Bad: Seating is the regular economy 3×3 with middle seat left empty. Which is fine, except that the leg room is no better than that in coach 👎👎
Good: Lounge access, specially the breakfast. Blessing for two starving souls! 👍
Best: Not remembering we were flying business till we were already seated in the lounge.
Getting invited to the lounge felt a pleasant surprise. Having 2×2 seating was even more so (we even discussed which could be this small jet aircraft in the BA fleet that has 2×2 seating).
Conclusion: If the surprise of flying business, having forgotten that we paid for it months back, is the best part about flying business, there’s little reason for anyone to be paying to fly business within Europe.
TLDR: No. It’s less than even the quarterly VC investment rate in Europe.
There was a bit of chatter in the London startup investor community recently about the welcome increase in amount of funds being raised.
I remember Jon Bradford specifically mentioning close to a £1 Billion raised in a few months by 9 funds. There was a bit of a flutter around the group when JD mentioned the figure at #fplive – people wondering if all the money could even be deployed in the relatively nascent European / London tech startup ecosystem. Someone may even have mentioned valuation bubble, or some such gobbledygook.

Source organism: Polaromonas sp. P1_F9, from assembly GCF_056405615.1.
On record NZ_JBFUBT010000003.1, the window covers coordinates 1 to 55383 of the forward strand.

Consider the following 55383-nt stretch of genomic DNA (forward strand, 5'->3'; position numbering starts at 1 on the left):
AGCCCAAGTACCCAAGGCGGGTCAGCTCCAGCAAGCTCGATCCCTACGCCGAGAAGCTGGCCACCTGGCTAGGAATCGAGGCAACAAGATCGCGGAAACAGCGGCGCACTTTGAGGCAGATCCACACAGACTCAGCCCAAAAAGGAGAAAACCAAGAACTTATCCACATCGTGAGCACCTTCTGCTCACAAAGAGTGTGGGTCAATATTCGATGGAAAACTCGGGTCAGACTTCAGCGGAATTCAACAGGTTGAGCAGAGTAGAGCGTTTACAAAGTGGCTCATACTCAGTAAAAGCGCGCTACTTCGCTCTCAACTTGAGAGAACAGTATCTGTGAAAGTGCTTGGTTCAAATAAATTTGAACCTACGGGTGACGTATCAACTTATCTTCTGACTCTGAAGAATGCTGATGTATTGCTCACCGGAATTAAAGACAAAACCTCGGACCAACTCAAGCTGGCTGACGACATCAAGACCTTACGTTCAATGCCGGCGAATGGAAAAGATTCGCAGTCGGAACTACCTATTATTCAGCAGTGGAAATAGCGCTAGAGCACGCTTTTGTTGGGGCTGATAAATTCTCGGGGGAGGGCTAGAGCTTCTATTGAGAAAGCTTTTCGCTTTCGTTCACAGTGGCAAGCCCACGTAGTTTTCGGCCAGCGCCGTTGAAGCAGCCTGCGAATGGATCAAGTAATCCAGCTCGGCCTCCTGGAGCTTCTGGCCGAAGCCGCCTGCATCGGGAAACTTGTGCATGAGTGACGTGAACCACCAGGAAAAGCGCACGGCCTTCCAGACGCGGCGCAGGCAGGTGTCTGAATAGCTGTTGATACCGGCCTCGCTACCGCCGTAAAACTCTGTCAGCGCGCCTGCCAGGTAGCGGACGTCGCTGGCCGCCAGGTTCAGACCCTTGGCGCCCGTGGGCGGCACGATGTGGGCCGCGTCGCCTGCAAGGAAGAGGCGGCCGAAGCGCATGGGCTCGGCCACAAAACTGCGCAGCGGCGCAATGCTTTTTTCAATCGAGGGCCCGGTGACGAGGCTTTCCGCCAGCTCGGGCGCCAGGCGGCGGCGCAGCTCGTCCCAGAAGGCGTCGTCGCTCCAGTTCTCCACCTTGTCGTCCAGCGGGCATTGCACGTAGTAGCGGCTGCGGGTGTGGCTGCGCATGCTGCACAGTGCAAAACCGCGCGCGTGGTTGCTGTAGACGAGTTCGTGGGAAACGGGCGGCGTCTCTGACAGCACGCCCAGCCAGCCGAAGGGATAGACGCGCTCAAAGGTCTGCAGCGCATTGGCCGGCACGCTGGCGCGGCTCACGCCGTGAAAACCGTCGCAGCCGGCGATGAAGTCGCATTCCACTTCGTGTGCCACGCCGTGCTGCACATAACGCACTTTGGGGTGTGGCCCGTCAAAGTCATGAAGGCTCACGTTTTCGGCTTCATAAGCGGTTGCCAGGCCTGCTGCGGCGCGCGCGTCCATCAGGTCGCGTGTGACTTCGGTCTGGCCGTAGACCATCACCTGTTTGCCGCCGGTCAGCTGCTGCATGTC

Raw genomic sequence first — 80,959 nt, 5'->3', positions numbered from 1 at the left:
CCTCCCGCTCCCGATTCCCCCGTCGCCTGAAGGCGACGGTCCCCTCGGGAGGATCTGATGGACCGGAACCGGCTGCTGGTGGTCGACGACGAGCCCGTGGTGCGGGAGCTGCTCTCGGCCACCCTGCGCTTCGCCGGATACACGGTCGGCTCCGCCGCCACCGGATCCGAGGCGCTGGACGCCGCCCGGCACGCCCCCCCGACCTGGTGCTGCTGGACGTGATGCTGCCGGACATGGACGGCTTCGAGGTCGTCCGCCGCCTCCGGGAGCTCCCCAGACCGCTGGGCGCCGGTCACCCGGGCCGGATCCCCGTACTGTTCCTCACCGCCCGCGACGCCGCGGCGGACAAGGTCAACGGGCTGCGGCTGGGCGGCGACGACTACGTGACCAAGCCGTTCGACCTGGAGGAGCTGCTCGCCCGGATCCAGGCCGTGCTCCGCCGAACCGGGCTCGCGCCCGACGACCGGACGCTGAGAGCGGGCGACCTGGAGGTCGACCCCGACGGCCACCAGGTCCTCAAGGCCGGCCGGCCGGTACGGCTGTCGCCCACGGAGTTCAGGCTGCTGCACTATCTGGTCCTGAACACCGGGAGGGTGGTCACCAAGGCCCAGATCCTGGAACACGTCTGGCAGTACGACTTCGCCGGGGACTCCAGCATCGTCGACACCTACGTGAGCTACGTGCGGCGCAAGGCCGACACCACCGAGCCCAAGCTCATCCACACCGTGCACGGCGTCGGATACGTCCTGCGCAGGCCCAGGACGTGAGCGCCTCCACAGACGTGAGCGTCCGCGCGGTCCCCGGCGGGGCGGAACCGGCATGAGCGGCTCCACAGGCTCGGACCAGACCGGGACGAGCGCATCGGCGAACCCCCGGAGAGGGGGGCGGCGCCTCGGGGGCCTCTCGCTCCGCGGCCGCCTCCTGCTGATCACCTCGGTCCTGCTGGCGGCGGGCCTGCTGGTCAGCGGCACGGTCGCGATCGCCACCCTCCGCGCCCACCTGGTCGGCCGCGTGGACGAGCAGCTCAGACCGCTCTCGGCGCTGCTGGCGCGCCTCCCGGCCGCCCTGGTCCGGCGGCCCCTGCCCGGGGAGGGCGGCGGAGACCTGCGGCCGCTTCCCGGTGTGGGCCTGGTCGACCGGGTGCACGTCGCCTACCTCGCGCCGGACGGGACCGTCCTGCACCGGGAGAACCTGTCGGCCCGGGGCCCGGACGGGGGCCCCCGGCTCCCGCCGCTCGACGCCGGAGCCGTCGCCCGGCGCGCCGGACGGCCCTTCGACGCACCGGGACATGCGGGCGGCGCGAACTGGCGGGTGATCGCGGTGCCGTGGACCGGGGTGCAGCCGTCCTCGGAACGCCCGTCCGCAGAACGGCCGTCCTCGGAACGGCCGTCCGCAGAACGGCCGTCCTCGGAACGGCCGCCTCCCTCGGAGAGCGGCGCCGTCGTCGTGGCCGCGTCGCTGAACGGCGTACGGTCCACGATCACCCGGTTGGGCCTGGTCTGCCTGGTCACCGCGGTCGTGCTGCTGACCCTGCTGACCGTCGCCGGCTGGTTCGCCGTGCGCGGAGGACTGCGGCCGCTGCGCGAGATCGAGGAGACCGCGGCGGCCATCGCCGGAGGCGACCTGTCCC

Take a quick look at this chart from Dow Jones (source):
Last quarter VCs invested €2.4 B (~£1.8B) in European companies. At an investment run-rate of £1.8 B a quarter, and increasing, that £1 B raise in a quarter doesn’t look that big anymore.
There will be some additional liquidity from investment exits – IPOs and acquisitions. But given the relatively young ecosystem in Europe – most maturing, successful European startups move(d) to the US for better valuation & operating environments – there can’t be too many exits providing the rest of liquidity.
Makes me wonder the other side now: If this £1 B raise is such a big deal, where has the VC funding been coming in from so far? We’ve been above a quarterly £1 B quarterly investing rate for over 6 quarters now. US VCs investing in Europe without direct presence?
Either way, that £1 Billion figure doesn’t look as big as it sounded first up. And we really do need more of them, more frequently.